In This Section

HSE v AM

By: Katharine Kelleher | Posted on: 06 Mar 2019

The Supreme Court delivered a seminal decision this month on the interaction between the Mental Health Act 2001 (“2001 Act”) and the Wardship regime.

This appeal came directly from the High Court to the Supreme Court and involved examination of whether the High Court had erred in making a wardship Order allowing for AM’s continued detention in the Central Mental Hospital (CMH) – four days before he was due to be released.

Ultimately, the Supreme Court held that the High Court had not erred in making the wardship application and the appeal was dismissed. Mr. Justice John MacMenanim stated that the Order for Wardship and continued detention were both “necessary” and “appropriate”.

Mental Health Act 2001 and Wardship distinguished

The Supreme Court found that Orders in Wardship and those made under the 2001 Act differ in purpose. Ward of Court applications are “broadly intended to protect persons who lack the capacity to make decisions regarding their own welfare.” This is contrasted in the judgment with the 2001 Act which applies to persons suffering from a mental disorder, who may then become the subject of an Involuntary Detention Order. The 2001 Act has safeguards in place to vindicate rights protected by the Irish Constitution 1937 and the European Convention on Human Rights. On the other hand, the Court noted that Wardship is also not absent safeguards as the Courts apply a range of additional procedures in order to protect the rights of the Ward.

Background  

AM possessed of a lengthy history of violence and previous convictions. In 2001, AM was diagnosed with a delusional disorder. It was noted that AM also carried a butcher’s knife (ostensibly for his own protection). Additionally, he was arrested and charged with the murder of a homeless man in 2001 and was convicted of manslaughter. Following this, when discharged from prison to community living accommodation, his aggression concerned his family. In 2008, AM attended a local hospital and there he stabbed a psychiatrist and psychologist. He was arrested thereafter and moved from Limerick Prison to the CMH. There, he was convicted of assault and sentenced to 10 years imprisonment which he served in the CMH.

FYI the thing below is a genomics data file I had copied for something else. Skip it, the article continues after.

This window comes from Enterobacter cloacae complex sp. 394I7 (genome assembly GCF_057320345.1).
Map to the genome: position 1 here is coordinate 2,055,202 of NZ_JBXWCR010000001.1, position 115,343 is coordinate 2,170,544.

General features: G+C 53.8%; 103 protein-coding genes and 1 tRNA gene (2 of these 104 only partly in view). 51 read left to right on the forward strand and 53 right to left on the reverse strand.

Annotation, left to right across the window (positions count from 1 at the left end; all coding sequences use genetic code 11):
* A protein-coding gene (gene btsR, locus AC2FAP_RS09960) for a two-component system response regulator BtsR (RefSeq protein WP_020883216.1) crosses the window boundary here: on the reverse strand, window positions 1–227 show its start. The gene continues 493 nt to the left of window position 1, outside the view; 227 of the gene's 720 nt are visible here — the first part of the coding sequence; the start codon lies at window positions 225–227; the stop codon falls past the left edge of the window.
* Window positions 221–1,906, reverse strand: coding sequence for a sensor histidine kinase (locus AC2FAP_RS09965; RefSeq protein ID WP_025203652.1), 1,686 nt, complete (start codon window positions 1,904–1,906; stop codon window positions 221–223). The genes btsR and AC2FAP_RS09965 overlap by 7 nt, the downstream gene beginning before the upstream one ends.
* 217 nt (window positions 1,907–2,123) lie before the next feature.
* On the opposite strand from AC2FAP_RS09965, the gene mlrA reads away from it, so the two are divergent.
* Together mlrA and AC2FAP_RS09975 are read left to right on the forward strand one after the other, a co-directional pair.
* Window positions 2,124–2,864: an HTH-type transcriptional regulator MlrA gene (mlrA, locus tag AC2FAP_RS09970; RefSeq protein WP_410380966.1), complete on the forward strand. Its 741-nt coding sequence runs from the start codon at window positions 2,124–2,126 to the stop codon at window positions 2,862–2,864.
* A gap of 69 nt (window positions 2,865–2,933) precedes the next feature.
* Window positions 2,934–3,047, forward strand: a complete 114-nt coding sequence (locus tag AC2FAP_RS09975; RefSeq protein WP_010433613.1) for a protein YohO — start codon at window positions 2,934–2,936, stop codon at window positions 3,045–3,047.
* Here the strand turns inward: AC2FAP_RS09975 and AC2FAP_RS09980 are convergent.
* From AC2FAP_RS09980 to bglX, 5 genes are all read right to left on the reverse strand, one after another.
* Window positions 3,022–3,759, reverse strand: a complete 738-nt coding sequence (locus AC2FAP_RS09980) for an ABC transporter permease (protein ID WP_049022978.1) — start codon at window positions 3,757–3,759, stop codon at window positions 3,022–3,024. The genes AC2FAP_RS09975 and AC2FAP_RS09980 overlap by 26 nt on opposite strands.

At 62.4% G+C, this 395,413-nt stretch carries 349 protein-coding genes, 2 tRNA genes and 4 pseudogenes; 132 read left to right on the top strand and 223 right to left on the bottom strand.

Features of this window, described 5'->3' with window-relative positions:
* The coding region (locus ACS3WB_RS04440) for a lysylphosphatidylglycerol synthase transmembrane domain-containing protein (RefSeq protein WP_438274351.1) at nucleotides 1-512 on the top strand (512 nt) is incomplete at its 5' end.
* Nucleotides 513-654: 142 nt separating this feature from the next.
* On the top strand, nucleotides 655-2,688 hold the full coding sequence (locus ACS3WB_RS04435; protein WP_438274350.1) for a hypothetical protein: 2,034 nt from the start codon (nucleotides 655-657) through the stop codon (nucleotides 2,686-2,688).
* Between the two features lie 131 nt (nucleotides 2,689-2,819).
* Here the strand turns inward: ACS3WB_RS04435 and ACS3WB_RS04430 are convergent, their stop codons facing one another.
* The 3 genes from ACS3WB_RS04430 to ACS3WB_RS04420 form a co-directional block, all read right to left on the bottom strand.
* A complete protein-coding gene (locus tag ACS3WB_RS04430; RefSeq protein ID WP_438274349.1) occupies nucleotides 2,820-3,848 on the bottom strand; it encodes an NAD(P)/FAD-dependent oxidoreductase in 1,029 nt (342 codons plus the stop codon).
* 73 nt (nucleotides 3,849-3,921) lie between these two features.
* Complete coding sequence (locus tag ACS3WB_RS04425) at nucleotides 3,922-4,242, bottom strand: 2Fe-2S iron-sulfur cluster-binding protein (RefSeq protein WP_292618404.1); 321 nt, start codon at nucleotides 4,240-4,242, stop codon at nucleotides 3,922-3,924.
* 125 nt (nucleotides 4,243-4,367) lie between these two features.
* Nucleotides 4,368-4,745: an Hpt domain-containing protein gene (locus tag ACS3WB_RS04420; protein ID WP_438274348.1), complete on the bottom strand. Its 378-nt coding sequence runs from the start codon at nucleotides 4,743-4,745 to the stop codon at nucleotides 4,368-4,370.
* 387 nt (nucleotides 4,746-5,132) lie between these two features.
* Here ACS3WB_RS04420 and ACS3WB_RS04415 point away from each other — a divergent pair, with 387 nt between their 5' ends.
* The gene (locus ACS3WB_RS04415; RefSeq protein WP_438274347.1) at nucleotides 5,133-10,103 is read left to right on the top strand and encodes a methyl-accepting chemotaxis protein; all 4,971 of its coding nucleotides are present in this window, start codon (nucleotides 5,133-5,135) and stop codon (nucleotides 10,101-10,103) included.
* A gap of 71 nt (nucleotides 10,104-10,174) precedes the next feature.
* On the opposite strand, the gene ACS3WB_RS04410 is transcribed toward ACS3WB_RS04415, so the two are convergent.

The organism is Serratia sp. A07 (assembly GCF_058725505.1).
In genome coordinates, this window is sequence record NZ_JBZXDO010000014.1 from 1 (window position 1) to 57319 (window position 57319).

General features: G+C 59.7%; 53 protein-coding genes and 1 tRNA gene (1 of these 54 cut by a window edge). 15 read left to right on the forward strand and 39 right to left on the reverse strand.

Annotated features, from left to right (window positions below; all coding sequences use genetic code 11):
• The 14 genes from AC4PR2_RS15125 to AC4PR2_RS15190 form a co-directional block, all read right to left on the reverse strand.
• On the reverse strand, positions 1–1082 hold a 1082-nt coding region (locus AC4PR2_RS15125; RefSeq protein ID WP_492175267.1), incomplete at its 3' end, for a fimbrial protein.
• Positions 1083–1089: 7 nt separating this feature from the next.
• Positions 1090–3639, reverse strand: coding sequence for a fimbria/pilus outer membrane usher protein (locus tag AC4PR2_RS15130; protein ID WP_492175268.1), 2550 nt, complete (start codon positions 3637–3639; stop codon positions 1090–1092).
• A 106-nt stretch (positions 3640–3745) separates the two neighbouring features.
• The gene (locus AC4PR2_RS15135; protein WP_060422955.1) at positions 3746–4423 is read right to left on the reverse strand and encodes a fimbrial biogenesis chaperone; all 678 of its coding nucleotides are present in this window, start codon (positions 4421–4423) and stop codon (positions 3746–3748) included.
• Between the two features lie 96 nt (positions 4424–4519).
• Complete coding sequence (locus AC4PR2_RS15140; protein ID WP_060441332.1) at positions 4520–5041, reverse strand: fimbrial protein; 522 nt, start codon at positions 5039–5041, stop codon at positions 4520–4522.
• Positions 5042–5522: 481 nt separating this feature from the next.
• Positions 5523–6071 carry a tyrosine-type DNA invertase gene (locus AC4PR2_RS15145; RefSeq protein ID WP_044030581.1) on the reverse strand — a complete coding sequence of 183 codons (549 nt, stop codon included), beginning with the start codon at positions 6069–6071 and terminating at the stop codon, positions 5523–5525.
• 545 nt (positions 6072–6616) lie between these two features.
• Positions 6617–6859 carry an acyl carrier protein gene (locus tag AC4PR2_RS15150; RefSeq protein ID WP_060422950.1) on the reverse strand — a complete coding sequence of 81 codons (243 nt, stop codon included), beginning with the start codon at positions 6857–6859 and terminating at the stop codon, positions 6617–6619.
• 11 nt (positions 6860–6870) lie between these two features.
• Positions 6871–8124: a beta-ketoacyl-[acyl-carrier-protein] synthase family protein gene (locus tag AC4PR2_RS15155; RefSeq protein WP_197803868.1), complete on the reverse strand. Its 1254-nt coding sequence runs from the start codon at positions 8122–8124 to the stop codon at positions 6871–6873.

High Court

The question before the High Court was whether AM should be made a Ward of Court and what Orders ought to be made for his future detention in the CMH. In an ex parte application, Counsel for the HSE submitted that owing to his mental condition, AM presented a serious risk to his own life and welfare as well as that of others. Counsel for AM submitted that that an Order for detention could be made only in accordance with the Mental Health Act 2001 and the wardship application was merely an attempt to circumvent the 2001 Act. The evidence of the treating Psychiatrists outlined a number of behaviours that confirmed that AM met the diagnostic criteria for and continued to suffer active symptoms of schizophrenia. Therefore, he suffered from a “mental disorder” as defined in Section 1 of the Criminal Law (Insanity) Act 2006 and also satisfied the criteria under Section 3 of the Mental Health Act 2001. It was also established that AM was of “unsound mind” and lacked the capacity to live independently or manage his own affairs and therefore satisfied the requirements to be made a Ward of Court. Mr. Justice Peter Kelly, President of the High Court, granted the application to make AM a Ward of Court on an interlocutory basis and ordered AM’s detention in the CMH.

Supreme Court

The Supreme Court considered whether the President of the High Court had erred in exercising his jurisdiction and making an Order for Wardship. The question therefore arose as to what is “the lawful course of action where a person simultaneously falls within the criteria necessary to be made a Ward of Court, and also come within that category of persons who may be the subject of an involuntarily detention order under the Mental Health Acts.”

Mr. Justice MacMenamin examined the jurisprudence relating to Wardship and found that no law existed to remove or delimit the Wardship jurisdiction of the High Court and Circuit Court with regards to persons of “unsound mind”. While orders cannot be made simultaneously under both jurisdictions, “mirror orders” are permissible in order to protect the rights of persons being made wards of court . Applying In re D, Mr. Justice MacMenamin stated that in this situation the decision and orders made were “necessary” and “appropriate”. He also noted that protections could not be any less than those afforded by the Mental Health Acts simply because AM had been admitted into Wardship.  Mr. Justice MacMenamin ultimately dismissed the appeal and upheld the orders and the making of AM a Ward of Court.

We use cookies to improve your experience on this website. Read More Allow Cookies